An affecting testimonial to the power of action and of storytelling—to say nothing of a good right hook—to make real change.

12 ROUNDS IN LO'S GYM

BOXING AND MANHOOD IN APPALACHIA

Spirited memoir of life in a West Virginia backwater, where fight clubs keep youngsters from going off the rails.

It was a kid named Noah Milton—or maybe “his name was Noah and he was from Milton, West Virginia”—who was, writes Snyder (Rhetoric and Writing/Siena Coll.; The Rhetoric of Appalachian Identity, 2014), “the first person to kick my ass.” It wouldn’t be the last ass-kicking he received at the hands of beefy rednecks while standing up to his opponents in the rings of his father’s gym. He got knocked down, and he got up, always remembering his dad’s advice: “when you crawl through the ropes, you can’t hide from the truth,” whether it reveals you to be a fighter or a coward. Steeped in English literature, Snyder views the contest through a refined lens. While thinking of Beowulf, for instance, he recounts one neighbor, a “dope-smoking hippy” who bought the ring where Larry Holmes fought a storied bout, then had it painted red. A college friend is likened to Frankenstein’s monster, and he to the good doctor himself, since Snyder, delivered from temptation by virtue of logging time wailing the tar out of his contemporaries, was teaching the young man his tricks. “He was the type of guy who’d find a fight if one didn’t come looking for him,” writes the author appreciatively. Snyder has succeeded in melding the worlds of literature and the sweet science. As he writes, his first college essay was on how Joe Louis figured in Maya Angelou’s I Know Why the Caged Bird Sings, even as his father, who hit on the idea of boxing as a means of warding off juvenile delinquency, earned honor for his contributions at Lo’s Gym. Though the circumstances and surroundings are grim in meth-lab coal country, Snyder retains a pleasing but not Pollyannaish optimism throughout.

An affecting testimonial to the power of action and of storytelling—to say nothing of a good right hook—to make real change.

Pub Date: March 1, 2018

ISBN: 978-1-946684-12-7

Page Count: 240

Publisher: West Virginia Univ. Press

Review Posted Online: Dec. 24, 2017

Kirkus Reviews Issue: Jan. 15, 2018

Did you like this book?

No Comments Yet

If the authors are serious, this is a silly, distasteful book. If they are not, it’s a brilliant satire.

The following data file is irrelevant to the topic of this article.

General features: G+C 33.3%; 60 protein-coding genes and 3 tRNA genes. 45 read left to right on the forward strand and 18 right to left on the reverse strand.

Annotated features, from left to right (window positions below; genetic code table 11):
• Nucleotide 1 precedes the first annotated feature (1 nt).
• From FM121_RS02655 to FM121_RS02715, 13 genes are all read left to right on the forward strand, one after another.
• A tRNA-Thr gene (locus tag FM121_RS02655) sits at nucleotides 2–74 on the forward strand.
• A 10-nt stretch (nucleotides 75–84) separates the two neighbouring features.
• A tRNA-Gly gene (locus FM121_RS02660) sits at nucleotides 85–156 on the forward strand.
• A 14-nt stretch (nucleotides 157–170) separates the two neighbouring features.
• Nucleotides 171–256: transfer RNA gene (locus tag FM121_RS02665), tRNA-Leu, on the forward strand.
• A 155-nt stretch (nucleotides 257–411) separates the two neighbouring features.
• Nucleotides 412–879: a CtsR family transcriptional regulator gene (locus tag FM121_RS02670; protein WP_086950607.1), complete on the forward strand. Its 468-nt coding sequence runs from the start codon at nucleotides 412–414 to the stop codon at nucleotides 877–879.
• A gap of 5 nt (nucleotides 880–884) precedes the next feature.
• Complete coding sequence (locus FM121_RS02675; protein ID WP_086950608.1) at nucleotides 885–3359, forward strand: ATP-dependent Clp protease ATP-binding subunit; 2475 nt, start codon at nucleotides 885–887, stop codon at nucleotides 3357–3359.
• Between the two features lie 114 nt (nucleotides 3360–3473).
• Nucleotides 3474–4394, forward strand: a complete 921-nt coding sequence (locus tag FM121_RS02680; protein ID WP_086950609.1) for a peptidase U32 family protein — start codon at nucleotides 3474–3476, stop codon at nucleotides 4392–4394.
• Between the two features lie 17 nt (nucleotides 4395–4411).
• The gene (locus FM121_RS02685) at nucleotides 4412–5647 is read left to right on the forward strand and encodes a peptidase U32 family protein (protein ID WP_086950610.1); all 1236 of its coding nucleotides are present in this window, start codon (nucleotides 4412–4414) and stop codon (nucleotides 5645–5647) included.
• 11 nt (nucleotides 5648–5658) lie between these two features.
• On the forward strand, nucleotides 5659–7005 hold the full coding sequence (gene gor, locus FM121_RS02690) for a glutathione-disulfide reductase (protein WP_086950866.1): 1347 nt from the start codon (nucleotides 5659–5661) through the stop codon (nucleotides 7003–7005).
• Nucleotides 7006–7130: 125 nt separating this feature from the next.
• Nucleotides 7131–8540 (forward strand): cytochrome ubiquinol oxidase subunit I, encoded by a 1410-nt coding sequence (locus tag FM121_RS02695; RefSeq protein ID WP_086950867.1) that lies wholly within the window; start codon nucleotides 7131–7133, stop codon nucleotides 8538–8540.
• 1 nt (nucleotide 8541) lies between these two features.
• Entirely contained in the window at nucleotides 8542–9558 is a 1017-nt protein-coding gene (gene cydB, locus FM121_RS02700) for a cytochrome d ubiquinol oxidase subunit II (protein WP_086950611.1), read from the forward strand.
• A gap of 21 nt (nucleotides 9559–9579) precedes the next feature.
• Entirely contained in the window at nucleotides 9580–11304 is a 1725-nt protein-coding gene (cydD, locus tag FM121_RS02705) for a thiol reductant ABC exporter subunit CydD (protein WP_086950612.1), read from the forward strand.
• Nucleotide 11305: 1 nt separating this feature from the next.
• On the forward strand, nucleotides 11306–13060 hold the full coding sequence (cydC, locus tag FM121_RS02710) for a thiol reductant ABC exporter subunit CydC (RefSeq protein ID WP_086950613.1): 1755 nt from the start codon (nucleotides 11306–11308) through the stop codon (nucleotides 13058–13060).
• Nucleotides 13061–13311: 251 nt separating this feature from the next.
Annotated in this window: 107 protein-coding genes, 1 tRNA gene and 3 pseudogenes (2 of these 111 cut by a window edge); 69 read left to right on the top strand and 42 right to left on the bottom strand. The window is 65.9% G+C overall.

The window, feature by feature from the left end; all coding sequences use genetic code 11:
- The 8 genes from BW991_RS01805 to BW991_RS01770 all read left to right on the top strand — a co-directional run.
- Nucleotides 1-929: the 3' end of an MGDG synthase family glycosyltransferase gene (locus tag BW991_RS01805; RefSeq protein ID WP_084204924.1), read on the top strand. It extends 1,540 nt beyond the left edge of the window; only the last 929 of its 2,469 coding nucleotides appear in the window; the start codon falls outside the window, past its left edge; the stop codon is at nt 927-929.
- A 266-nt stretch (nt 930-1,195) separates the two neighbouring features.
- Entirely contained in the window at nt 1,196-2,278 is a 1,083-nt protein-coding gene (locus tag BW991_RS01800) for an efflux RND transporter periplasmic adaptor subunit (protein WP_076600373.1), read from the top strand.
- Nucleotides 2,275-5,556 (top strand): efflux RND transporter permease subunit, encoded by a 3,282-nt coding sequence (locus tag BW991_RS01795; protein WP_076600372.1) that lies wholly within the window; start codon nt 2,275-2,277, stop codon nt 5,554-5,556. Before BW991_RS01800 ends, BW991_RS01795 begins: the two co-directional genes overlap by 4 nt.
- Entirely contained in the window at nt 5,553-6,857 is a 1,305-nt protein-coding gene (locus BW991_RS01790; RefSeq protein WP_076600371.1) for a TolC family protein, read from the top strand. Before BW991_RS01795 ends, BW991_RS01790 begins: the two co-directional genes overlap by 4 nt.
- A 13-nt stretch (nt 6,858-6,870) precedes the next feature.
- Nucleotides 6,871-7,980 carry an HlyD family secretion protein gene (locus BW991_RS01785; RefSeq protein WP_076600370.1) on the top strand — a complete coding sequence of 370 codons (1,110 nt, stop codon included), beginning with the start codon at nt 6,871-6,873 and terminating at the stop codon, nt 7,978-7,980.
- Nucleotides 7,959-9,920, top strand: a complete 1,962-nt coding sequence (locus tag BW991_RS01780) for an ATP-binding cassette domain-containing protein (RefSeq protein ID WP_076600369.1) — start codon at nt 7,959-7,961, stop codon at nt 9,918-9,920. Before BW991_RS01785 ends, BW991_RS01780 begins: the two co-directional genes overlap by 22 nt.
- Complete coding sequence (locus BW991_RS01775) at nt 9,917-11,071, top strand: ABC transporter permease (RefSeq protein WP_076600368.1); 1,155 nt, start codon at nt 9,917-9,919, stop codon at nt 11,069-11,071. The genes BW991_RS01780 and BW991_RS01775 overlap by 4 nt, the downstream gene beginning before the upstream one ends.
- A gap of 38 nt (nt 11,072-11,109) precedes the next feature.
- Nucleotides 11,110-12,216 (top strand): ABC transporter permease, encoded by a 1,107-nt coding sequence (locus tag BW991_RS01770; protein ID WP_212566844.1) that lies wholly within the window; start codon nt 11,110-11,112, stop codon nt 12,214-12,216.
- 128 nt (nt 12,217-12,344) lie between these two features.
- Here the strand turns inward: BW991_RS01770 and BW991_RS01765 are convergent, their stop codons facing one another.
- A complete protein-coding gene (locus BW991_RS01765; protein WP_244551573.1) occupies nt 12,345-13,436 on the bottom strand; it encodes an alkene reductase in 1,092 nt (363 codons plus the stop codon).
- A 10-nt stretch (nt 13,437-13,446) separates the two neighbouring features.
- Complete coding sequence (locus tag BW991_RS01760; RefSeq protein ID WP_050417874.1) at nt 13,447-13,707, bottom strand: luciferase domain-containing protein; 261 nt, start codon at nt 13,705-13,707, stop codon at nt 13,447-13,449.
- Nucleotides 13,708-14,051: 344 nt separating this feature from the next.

THE 48 LAWS OF POWER

The authors have created a sort of anti-Book of Virtues in this encyclopedic compendium of the ways and means of power.

Everyone wants power and everyone is in a constant duplicitous game to gain more power at the expense of others, according to Greene, a screenwriter and former editor at Esquire (Elffers, a book packager, designed the volume, with its attractive marginalia). We live today as courtiers once did in royal courts: we must appear civil while attempting to crush all those around us. This power game can be played well or poorly, and in these 48 laws culled from the history and wisdom of the world’s greatest power players are the rules that must be followed to win. These laws boil down to being as ruthless, selfish, manipulative, and deceitful as possible. Each law, however, gets its own chapter: “Conceal Your Intentions,” “Always Say Less Than Necessary,” “Pose as a Friend, Work as a Spy,” and so on. Each chapter is conveniently broken down into sections on what happened to those who transgressed or observed the particular law, the key elements in this law, and ways to defensively reverse this law when it’s used against you. Quotations in the margins amplify the lesson being taught. While compelling in the way an auto accident might be, the book is simply nonsense. Rules often contradict each other. We are told, for instance, to “be conspicuous at all cost,” then told to “behave like others.” More seriously, Greene never really defines “power,” and he merely asserts, rather than offers evidence for, the Hobbesian world of all against all in which he insists we live. The world may be like this at times, but often it isn’t. To ask why this is so would be a far more useful project.